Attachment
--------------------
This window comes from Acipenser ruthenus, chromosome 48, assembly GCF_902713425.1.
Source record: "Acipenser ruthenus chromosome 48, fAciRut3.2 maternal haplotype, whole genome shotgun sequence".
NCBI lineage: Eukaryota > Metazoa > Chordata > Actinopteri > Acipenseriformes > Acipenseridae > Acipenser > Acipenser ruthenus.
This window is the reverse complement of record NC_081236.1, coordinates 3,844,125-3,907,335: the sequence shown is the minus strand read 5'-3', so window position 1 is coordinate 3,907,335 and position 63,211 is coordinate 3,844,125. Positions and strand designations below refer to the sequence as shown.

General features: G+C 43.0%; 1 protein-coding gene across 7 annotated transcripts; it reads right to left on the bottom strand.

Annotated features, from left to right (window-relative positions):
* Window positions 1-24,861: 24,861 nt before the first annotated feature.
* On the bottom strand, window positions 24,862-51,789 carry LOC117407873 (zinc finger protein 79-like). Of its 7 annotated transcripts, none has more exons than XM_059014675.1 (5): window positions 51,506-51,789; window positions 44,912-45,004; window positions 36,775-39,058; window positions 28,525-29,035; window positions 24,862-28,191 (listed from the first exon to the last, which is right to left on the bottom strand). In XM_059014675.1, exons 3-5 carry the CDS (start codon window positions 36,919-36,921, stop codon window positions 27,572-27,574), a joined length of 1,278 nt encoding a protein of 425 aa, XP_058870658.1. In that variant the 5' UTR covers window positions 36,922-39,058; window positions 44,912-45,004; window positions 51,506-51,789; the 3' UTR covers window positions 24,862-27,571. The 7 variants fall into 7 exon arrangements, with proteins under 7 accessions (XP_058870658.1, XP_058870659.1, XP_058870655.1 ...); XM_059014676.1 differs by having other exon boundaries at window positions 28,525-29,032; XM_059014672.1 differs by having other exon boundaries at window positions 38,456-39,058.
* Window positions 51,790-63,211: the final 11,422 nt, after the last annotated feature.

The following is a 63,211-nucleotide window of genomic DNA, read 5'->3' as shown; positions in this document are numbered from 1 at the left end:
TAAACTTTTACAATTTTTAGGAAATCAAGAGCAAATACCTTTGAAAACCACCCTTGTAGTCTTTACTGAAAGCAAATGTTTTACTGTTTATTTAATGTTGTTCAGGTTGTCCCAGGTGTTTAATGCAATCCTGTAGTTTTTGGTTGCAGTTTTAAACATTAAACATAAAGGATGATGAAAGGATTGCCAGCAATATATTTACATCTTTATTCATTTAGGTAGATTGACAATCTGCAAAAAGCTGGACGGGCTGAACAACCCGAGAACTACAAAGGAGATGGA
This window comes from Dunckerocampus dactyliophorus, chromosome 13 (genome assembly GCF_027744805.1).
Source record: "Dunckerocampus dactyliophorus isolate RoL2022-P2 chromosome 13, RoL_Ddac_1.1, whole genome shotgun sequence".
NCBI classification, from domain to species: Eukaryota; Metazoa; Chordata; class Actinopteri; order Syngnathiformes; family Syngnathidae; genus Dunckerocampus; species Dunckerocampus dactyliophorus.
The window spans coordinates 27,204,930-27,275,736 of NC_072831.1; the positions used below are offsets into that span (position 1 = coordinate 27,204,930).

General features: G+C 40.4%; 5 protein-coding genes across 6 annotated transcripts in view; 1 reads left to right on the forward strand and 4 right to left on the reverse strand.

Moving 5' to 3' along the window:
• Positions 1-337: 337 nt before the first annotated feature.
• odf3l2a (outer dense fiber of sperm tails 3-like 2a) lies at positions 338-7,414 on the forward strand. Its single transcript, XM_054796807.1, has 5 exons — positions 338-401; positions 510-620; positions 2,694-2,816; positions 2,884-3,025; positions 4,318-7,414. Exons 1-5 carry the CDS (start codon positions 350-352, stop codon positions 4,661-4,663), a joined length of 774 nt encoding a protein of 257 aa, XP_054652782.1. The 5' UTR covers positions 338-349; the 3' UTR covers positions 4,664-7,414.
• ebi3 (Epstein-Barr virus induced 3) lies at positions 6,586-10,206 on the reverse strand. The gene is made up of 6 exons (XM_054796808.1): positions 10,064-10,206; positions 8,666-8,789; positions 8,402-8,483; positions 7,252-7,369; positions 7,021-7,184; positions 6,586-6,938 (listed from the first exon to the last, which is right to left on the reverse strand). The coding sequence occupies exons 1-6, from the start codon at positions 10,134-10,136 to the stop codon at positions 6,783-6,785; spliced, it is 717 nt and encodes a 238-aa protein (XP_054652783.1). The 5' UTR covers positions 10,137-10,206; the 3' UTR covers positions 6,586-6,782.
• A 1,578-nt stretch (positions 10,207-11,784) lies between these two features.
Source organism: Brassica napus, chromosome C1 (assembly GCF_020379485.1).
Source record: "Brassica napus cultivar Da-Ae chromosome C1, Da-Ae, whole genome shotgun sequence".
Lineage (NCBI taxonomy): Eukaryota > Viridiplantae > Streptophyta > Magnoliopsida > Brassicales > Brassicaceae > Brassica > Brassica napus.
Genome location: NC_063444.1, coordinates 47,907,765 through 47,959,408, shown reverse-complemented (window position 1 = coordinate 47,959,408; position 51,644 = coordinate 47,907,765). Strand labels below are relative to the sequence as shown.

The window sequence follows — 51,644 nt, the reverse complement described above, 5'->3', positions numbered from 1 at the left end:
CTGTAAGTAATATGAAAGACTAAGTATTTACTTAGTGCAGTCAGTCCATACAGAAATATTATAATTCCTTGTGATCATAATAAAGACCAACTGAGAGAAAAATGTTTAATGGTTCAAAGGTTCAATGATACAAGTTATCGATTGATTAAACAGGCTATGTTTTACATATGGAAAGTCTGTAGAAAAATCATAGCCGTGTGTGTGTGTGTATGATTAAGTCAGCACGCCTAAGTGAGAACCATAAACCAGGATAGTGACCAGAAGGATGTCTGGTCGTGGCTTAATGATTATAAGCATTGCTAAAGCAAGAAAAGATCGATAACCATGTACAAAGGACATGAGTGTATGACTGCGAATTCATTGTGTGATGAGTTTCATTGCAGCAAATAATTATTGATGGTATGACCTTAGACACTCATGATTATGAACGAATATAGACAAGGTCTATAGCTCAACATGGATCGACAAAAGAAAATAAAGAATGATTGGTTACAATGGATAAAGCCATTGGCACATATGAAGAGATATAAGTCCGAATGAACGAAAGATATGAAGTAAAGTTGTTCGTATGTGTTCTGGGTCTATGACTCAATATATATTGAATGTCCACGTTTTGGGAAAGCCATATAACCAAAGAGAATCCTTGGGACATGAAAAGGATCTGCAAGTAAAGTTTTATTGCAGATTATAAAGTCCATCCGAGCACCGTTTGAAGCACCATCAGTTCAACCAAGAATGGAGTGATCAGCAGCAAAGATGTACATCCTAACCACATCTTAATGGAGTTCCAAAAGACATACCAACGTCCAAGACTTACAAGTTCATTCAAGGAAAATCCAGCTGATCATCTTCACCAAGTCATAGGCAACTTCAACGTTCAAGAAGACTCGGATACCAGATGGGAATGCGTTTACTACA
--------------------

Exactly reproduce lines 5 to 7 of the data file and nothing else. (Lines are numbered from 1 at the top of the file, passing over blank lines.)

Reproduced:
General features: G+C 43.0%; 1 protein-coding gene across 7 annotated transcripts; it reads right to left on the bottom strand.

Annotated features, from left to right (window-relative positions):
* Window positions 1-24,861: 24,861 nt before the first annotated feature.